Kate, we moved to a smaller garden but were amazed at the difference it makes if you garden upwards. The previous owner had put up a wooden sort of arch way (which you couldn't walk under) to grow things up so we have done more of this sort of thing when redesigning the garden ourselves. All the best.
I have a slightly larger garden than you Kate, but I too have gone circular. I have found that rounding off the corners of my lawn has added a whole new dimension to my garden, and helped to make it feel larger than it actually is. It's added a whole new depth to the garden. Its also a bit of a trick on the eye, since it seems to create a sense of flow to the garden that wasn't there before. A far more natural look, that I am now glad I had the courage to do! Good luck!
Ah, belle 25, the cobbler's children are always the worst shod. As gardening is your husband's work, the last thing he wants to do is gardening when he gets home. But it would be nice for him to sit and have his dinner on a patio full of plants and wildlife that you have created. I would scrap grass altogether except for a mini meadow full of native flowers, have birdbaths and feeders as the birds must love your trees, fill all corners where you don't walk or sit with pots or troughs of flowers to attract bees and butterflies and have a mini pond for frogs. I would also grow a rose up one of those trees.
My area is also a little better as it is not shaped just like a square and sort of have some extra areas on the side that makes way for more redesign options.I actually though of layering the walls with rocks and putting a couple of plant boxes that are placed diagonally on the wall that will make it look like some special holder that is just right.
Update of my new potager build which is the project supposed to keep me gardening well into my nineties. The lads started work today and the first delivery of six tons of limestone chippings was made and the wood taken round to their workshop to be made into the eight raised beds. Two hours later they arrived back with the first one to see if I liked it. I most certainly did. Here it is, not in place yet, but built and awaiting the other seven. It is 2metres by 2metres and wil be 15inches tall when in the ground and the path built round it.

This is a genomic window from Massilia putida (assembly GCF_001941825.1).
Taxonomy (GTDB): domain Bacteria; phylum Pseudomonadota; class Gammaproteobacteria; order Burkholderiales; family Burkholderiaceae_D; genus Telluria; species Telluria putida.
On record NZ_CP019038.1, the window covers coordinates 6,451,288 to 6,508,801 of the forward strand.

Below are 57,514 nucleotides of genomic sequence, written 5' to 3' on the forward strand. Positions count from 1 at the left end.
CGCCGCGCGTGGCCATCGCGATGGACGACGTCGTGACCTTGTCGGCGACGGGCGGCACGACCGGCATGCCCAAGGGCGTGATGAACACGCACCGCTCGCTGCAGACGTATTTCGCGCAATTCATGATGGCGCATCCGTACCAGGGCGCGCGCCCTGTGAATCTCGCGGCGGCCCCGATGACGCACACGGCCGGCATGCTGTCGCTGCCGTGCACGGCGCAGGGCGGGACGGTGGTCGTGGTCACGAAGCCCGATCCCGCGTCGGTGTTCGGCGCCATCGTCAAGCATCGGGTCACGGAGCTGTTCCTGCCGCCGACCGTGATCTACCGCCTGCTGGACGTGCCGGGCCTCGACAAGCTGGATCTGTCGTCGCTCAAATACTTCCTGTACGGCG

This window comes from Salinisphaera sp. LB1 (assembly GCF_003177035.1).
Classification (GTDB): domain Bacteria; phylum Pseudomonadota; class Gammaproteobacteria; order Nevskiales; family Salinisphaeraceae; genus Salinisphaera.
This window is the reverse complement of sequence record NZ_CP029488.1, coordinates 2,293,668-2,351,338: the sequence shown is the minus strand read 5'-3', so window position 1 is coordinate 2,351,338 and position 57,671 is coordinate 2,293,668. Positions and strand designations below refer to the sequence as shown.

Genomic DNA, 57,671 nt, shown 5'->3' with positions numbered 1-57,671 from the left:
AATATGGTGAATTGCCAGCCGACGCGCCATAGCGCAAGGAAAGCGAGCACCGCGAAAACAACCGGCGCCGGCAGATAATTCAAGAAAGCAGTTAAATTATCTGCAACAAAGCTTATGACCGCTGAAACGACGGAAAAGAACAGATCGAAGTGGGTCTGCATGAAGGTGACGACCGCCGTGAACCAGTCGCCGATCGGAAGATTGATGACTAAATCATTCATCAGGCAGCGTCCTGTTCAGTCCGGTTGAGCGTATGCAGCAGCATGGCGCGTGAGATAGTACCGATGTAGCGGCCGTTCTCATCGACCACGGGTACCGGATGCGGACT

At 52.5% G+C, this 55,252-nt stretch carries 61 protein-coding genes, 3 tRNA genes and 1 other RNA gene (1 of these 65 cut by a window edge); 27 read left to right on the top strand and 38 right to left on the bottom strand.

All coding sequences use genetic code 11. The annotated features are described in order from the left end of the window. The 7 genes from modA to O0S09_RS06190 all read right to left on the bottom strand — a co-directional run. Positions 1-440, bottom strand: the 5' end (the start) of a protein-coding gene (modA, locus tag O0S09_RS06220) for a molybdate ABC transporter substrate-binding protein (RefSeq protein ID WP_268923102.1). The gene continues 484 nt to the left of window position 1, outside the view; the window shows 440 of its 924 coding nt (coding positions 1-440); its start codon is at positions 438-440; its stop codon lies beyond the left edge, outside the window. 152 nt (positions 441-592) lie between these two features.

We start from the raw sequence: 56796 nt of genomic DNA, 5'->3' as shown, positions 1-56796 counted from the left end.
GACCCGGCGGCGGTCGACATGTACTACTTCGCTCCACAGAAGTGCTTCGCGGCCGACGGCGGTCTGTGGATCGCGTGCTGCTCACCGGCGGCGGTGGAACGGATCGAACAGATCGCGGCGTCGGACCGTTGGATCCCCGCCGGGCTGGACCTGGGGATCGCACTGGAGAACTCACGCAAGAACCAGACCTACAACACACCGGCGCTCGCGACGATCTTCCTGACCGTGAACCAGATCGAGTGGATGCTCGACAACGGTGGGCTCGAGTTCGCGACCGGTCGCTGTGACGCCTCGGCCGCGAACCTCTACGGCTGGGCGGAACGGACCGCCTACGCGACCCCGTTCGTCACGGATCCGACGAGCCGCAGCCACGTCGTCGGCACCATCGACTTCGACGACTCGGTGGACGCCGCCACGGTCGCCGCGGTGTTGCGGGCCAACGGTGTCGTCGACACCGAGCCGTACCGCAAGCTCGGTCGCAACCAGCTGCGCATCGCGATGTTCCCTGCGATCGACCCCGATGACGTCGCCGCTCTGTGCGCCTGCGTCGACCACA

Heavens, Marion, if your FIRST delivery is six TONS then you must have a major project on! Glad you have help though as I'm undertaking a similar exercise but have to do the hard landscaping myself. I'm sleeping very soundly at night!!
I like the look of your raised beds. Very swish!
Where is the Bristol Botanic Garden btw? Might be worth a visit for some ideas.
The Bristol University Botanic Garden is sited at "The Holmes", a University residence in Stoke Park Road, Stoke Bishop, just behind the Downs. They have a lovely website but to give you an idea of how exciting it is , Excitable Boy, the whole garden is like a great story book. The main theme is the evolution of plants and within it and woven through the whole garden and with specific gardens as well, - Mediterranean type gardening, native and local plants, useful plants, including medicinal and food and fibre plants. We even have a mahogany tree! At present the garden is open Monday to Friday to the public for a voluntary donation only. But you will be able to see work in progress on our native meadow (seeds collected from the Downs), the Mediterranean Veg.Garden being prepared for the spring,, and this year , the Western Australian Garden being built. Do visit . You will be very welcome.